advertisement
advertisement
advertisement

Species: Adverto Entertainimus

This just in, NBC has officially inked a deal to land one of the stars of “Vegas” on the cover of June’s Maxim magazine in return for featuring Maxim’s Hot 100 party in an upcoming episode of the show. This on the heels of NBC’s lucrative deal with Volkswagen, mentioned here earlier this month. And this is just the tip of the iceberg.

This just in, NBC has officially inked a deal to land one of the stars of “Vegas” on the cover of June’s Maxim magazine in return for featuring Maxim’s Hot 100 party in an upcoming episode of the show. This on the heels of NBC’s lucrative deal with Volkswagen, mentioned here earlier this month. And this is just the tip of the iceberg.

advertisement

Entertainment and advertising are in the midst of what evolutionary biologists might call an “endosymbiotic event”…

… one defined as a “relationship between organisms which live one within another in a mutually beneficial relationship.” More than symbiosis, where, say, two parties benefit from external means, new marketers and programmers are finding ways to accomplish their goals from within each other’s mediums. It’s an exciting time – a period of flux that is breeding entirely new species of entertainment and advertising.

Now, I’m not kidding myself – product placements have been around since the dawn of mass media. But pick up a remote control, turn a radio dial, flip open a magazine; As we speak, the savviest minds in PR, advertising, publishing, television and radio are tearing down the boundaries between their respective medias, merging entertainment with marketing and splicing headlines with taglines. While in decades past this muddy cocktail of ulterior motives and vested interests has generally left audiences with a sour aftertaste, the rise of a new hybrid type of programming (reality TV) and the demand for more creative marketing channels (and more creative use of existing channels) has begun to wear away the thin set of mores that once made us cringe at terms like “product placement” and “branded entertainment.”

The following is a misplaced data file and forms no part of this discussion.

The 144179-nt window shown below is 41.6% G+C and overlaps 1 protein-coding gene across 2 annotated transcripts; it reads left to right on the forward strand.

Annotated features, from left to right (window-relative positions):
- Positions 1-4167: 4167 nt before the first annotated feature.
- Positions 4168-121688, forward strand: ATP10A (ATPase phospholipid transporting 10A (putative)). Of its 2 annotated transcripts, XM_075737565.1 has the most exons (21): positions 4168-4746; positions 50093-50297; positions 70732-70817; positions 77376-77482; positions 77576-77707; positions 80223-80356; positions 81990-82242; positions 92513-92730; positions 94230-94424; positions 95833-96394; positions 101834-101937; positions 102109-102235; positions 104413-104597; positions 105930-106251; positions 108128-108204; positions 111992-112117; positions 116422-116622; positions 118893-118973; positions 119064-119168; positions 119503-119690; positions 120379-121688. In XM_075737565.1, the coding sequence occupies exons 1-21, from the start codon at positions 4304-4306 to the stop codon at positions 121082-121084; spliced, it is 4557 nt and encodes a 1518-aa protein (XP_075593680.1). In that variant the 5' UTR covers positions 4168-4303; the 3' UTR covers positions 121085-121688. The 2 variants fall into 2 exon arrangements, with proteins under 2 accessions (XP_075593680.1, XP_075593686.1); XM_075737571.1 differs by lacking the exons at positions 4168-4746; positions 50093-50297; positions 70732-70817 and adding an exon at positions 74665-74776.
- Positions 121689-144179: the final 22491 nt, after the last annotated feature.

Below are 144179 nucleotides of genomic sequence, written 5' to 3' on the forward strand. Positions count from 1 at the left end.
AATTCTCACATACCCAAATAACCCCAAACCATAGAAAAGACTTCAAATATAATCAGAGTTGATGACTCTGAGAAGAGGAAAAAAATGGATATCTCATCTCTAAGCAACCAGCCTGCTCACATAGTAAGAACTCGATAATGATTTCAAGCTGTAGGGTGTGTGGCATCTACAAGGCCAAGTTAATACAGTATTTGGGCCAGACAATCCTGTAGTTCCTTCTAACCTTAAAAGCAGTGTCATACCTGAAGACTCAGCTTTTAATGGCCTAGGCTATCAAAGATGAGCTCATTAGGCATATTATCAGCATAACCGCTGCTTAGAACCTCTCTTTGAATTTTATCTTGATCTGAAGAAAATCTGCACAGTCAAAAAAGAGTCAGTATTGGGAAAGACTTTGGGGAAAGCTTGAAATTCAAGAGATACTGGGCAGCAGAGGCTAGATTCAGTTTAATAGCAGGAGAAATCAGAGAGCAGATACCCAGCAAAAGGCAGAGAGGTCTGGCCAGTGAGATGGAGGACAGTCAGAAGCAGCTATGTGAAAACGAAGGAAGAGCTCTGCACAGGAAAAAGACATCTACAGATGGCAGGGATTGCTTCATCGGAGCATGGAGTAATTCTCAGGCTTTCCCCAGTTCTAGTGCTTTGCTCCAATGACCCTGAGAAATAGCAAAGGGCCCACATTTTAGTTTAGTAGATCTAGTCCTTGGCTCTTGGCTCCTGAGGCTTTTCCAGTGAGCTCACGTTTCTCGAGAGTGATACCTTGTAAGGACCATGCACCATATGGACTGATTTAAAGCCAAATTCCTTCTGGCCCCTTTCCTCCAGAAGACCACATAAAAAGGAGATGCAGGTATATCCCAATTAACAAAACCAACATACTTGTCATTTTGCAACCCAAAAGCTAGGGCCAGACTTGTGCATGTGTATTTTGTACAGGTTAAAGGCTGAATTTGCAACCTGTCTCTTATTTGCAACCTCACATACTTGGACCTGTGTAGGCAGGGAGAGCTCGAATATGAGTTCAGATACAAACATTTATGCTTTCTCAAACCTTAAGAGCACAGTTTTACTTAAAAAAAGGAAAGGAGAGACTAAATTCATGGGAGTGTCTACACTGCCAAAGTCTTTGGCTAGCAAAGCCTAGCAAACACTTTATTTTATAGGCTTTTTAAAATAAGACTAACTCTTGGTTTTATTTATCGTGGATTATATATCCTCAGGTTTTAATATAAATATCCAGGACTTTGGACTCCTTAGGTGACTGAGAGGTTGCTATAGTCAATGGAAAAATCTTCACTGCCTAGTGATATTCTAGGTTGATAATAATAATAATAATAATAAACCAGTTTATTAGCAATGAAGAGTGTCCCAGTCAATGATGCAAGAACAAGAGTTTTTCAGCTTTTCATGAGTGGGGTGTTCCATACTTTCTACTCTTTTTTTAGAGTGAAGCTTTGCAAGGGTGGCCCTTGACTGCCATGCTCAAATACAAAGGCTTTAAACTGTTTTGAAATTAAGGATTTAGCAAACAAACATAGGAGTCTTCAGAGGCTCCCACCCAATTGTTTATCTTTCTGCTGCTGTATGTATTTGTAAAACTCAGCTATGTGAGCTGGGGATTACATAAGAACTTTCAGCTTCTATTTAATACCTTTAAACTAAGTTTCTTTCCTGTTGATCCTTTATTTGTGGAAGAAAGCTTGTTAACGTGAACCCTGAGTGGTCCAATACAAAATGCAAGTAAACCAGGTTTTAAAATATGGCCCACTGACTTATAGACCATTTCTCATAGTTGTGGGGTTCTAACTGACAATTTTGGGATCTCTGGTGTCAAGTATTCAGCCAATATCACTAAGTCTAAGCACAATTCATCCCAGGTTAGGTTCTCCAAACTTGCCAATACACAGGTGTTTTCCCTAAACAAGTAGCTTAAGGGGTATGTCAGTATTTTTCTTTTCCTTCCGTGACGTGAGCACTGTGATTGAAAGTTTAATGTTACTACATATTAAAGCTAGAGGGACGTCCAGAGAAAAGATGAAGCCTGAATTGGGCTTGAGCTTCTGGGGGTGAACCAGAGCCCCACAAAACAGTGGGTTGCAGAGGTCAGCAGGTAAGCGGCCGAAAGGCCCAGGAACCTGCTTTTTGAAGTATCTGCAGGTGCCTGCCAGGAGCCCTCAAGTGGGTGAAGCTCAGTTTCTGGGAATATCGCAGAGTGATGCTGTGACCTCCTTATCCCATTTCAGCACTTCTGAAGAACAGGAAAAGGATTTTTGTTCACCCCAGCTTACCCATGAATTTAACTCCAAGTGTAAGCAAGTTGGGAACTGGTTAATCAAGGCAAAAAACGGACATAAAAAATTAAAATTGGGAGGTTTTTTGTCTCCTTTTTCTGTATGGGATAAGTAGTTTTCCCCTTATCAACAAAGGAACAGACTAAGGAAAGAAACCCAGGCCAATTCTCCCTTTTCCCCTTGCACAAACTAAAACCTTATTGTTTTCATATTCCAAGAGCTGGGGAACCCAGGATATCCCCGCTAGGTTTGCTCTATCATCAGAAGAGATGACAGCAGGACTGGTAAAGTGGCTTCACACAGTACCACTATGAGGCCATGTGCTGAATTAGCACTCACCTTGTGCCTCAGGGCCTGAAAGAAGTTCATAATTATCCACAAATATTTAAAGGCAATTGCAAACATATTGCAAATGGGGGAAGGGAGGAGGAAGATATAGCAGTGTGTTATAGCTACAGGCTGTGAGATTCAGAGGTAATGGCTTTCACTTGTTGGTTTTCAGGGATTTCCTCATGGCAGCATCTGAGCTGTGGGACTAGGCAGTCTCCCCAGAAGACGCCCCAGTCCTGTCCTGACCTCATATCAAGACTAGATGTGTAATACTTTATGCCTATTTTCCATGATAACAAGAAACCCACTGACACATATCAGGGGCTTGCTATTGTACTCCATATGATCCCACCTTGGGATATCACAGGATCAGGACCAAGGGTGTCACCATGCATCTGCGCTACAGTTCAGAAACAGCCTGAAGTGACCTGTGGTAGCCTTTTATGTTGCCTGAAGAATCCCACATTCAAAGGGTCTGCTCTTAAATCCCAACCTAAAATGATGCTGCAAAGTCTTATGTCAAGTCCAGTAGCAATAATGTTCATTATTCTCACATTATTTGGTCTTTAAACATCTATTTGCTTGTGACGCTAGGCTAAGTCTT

And, as some boundaries fall, others must rise. In our ROI-obsessed times, sites like Frank Zazza’s www.itvx.com are stepping up to quantify the complexities of branded entertainment. How much is it worth to Quicksilver to land a sweatshirt on a prime time star for 20 seconds? Is it better or worse that the star is a villain on the show – or a recurring character? These vagaries must be measured!

While I could list half a dozen producers and marketing execs like Zazza who are driving this trend in imaginative ways, the list of ham handed B-players stampeding into advertainment is growing exponentially. (Fear not, this only makes it easier to stand out.) Take last night’s “The Apprentice.” I couldn’t tell when the Best Buy segment on the show ended and the Domino’s commercial with Trump began. “The Contender” (a show I like) has also had a hard time coming up with smart ways to integrate brands (Did anybody see the episode where boxers had to run through the “Toyota traffic jam” and climb a Bally’s truck? I mean, come on, at least try to surprise us.) I won’t even get into the Extreme Makeover/Muppets plug. Ugh. Where’s the effort? I suppose any evolutionary trend has its own clumsy offshoots doomed to extinction (ads on Major League Baseball bases, anyone?)

advertisement

Here’s my question to the masses: What’s the most tactful, original example of advertainment you’ve seen recently? Was it subtle, overt, funny, outrageous? We’ve all seen the beer cans propped just-so in sitcoms, the designer clothes and flashy cars in music videos, the guileless Paris and her damn Sidekick… but who’s really speaking this language? Who’s surprised you?